If you want to shoot high magnifications, you are going to need some working room. A wide angle macro would generally put you way too close to the subject.
Canon EF 20mm f2.8 lens at f11 or f16, with 12mm macro extension tube.
EOS-3 Camera, shutter speed unrecorded. Handheld.
Kodak Ektachrome E100VS Slide film, scanned with Nikon EF4000.
I think this is the right shot... it's from some years ago and I had to dig in my archives for it. If it's the one I'm thinking of, it's considerably less than 1:1 magnification macro shot, but was made with a 20mm lens on a film camera, where it's a very wide lens (Film = full frame... On a crop camera a 12 or 13mm lens would give similar angle of view).
It's not a macro lens, so I added a 12mm macro extension tube behind the lens to allow it to focus closer. The petal of the flower was touching the front lens element! Any closer than this and it would have been impossible to focus. The goal of this shot was to better retain background detail in a macro shot, although it still goes pretty soft. Normally there would be even less detail.
Normally I use a 100mm macro lens, on both crop and full frame cameras. Another I use for handheld shooting is a compact 90mm. I also have a 180mm macro lens, but mostly use that on full frame. It's a bit long and difficult to work with on a crop sensor camera.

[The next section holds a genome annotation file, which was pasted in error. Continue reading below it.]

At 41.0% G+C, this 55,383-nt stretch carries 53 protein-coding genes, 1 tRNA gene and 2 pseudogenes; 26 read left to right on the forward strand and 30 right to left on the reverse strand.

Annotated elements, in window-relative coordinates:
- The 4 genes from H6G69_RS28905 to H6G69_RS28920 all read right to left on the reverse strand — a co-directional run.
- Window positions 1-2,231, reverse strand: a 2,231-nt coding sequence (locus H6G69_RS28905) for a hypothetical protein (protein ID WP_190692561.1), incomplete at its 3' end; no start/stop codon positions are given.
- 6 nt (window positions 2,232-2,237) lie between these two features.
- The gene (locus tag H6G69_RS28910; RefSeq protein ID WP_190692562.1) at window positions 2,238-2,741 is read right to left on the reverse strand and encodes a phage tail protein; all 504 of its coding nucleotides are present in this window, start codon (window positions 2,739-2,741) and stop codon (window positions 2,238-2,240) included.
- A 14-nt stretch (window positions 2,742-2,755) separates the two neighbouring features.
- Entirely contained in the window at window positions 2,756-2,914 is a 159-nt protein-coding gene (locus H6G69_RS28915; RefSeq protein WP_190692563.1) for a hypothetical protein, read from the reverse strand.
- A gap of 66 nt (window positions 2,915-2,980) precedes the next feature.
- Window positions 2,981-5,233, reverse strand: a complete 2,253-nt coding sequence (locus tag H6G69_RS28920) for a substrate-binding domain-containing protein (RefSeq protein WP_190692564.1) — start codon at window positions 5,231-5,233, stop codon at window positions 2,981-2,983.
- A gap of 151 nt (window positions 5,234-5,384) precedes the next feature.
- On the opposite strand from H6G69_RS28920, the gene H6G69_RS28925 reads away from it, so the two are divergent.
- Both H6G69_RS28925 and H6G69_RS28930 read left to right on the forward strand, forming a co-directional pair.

Out in the field I don't particularly like to work with shorter than 90 or 100mm macro lenses. A 50mm or shorter would put me right on top of my subject, where I might cast an unwanted shadow or scare away living critters.
There are exceptions... I use a 45mm Tilt Shift for near macro close-ups, on a crop sensor camea, for small product shots in studio. This is a different situation. I want to be close enough that I can reach out and rearrange the inanimate subject while keeping my eye to the viewfinder. And since I'm working with studio lighting I don't have any problems with unwanted shadows.
Following isn't macro, but was shot with Canon 100mm f2.8 USM macro lens...
Amaryllis or "belladonna lily".
EF 100mm f2.8 USM Macro lens. Aperture setting unrecorded.
EOS-3 camera. Shutter speed unrecorded.
Ektachrome E100VS film. Scanned with Nikon EF4000.
As a rule, when someone asks me about shooting macro I usually suggest a lens in the 90mm to 105mm range to learn with... That's just the easiest to use for all purpose close-up shooting and there are a number of good ones to choose among. There are some good 60mm and 70mm, too, but I wouldn't want to go much shorter for field work. If shooting full frame, then a 150mm or 180mm might be useful, but I generally don't recommend such a long lens with crop cameras.
Of course, for some "portraits" you want an even longer lens to have plenty of working distance from the subject, especially when it doesn't feel like having its picture taken...
California ebony tarantula.
EF 180mm f3.5L macro lens, aperture setting unrecorded.
EOS-3 camera, shutter speed setting unrecorded.
Ektachrome E100VS film, scanned with Nikon ED4000.
If your goal is unusually deep depth of field in macro shots, check out "focus stacking" at www.heliconsoftware.com.